BDS campaigners meet in Adelaide for national conference

The third Australia-wide gathering of boycott, divestment and sanctions (BDS) campaigners took place in Adelaide from September 21 to 23. The Australian Friends of Palestine Association (AFOPA) hosted the weekend of events.

A highlight of the three days was the appearance by London-based Israeli academic Ilan Pappe, who spoke twice. He spoke to 600 people at the annual Edward Said Memorial lecture, which is named for the late Palestinian academic.

Earlier, Pappe spoke at a BDS campaign workshop about the personal journey of Israeli Jews who came to support the BDS movement. He said the BDS campaign had helped create a dynamic that meant progressive Israeli Jews came to see themselves as supporters of Palestinian liberation.

Another conference highlight was a video presentation by BDS founder Omar Barghouti.

Activist workshops discussed the four national BDS campaigns: Bin Veolia (referring to the French multinational that provides discriminatory transport services to illegal settlements in the occupied West Bank); boycotting Dead Sea minerals (this includes Israeli companies such as Seacret, which steal Palestinian resources); academic boycotts; and truth in labelling.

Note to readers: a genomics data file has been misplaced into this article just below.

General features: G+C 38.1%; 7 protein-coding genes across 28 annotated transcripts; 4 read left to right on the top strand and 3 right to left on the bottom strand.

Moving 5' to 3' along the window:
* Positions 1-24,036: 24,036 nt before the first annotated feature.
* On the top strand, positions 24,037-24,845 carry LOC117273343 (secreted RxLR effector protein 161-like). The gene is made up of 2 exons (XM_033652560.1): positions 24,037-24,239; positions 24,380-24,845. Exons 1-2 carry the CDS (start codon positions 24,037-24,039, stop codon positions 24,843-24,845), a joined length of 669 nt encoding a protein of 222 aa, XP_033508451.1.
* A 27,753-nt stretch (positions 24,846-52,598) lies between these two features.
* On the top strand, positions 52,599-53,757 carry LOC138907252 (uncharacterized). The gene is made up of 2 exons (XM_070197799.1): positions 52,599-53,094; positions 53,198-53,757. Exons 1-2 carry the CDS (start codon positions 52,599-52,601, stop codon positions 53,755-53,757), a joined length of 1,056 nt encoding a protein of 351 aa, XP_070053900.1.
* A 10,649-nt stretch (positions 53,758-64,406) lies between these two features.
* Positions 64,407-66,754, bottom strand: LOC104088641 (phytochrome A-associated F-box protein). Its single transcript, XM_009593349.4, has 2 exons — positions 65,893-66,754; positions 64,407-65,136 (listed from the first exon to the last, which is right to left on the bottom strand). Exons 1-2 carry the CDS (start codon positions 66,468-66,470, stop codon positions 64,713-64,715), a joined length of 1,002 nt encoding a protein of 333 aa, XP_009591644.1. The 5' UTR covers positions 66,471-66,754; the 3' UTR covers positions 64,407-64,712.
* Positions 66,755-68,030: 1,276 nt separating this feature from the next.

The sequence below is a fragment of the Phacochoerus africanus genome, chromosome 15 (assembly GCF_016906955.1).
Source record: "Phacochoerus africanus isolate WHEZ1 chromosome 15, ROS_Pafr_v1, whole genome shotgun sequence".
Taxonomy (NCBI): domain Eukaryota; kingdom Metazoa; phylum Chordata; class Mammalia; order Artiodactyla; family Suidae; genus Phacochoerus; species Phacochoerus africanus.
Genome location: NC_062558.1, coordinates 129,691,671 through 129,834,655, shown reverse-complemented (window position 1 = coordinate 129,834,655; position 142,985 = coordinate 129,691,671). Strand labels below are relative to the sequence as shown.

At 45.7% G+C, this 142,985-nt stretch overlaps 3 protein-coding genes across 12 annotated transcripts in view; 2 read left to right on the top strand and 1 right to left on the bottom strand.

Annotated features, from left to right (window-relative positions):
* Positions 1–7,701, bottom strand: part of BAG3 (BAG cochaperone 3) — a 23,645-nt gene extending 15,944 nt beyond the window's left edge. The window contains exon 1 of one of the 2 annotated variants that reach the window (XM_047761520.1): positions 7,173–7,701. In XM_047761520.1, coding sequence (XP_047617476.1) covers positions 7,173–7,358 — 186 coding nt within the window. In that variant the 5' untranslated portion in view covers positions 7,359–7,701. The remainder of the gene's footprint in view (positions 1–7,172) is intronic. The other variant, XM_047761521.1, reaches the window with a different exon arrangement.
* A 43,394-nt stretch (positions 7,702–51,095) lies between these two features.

On September 21, conference attendees also joined the 103rd weekly BDS vigil outside the Seacret store in the Myer Centre in the Rundle Street Mall. The conference noted the impressive achievement of maintaining weekly vigils for almost two years.

The conference also included a concert featuring musician Phil Monsour and a solidarity dinner.

More than 25 groups took part in the conference, including all the main Palestine solidarity groups in Australia. Groups represented included: Australians for Palestine, Coalition for Justice and Peace in Palestine (Sydney), Students for Palestine, Brisbane-based Justice for Palestine, Friends of Palestine WA and AFOPA.

National communication and coordination of the BDS movement has been an ongoing discussion since the first BDS conference in October 2010. This was the first conference since a new self-styled umbrella group called Australia Palestine Advocacy Network (APAN) was formed. APAN held its annual general meeting and ran a planning session at the conference.

Some Palestine solidarity groups have joined APAN and others have decided to stay out of the new network. Other groups are still considering the matter.

APAN is controversial because it did not grow out of the existing Palestine solidarity organisations, but was foisted on the movement from above. It is widely regarded as being close to the Palestinian Authority. This is an issue because the Palestinian Authority has no mandate to govern in Palestine. Its current leaders usurped power in the West Bank and have refused to hold (now long overdue) elections since then.

Further, the Palestinian Authority can, at best, claim to speak only for Palestinians inside the occupied territories and not those in refugee camps, or the “forgotten Palestinians” inside Israel’s 1967 borders.

APAN also refuses to explicitly support the BDS campaign, even though it is the one campaign that has been endorsed and supported by the large majority of Palestinian civil society groups.

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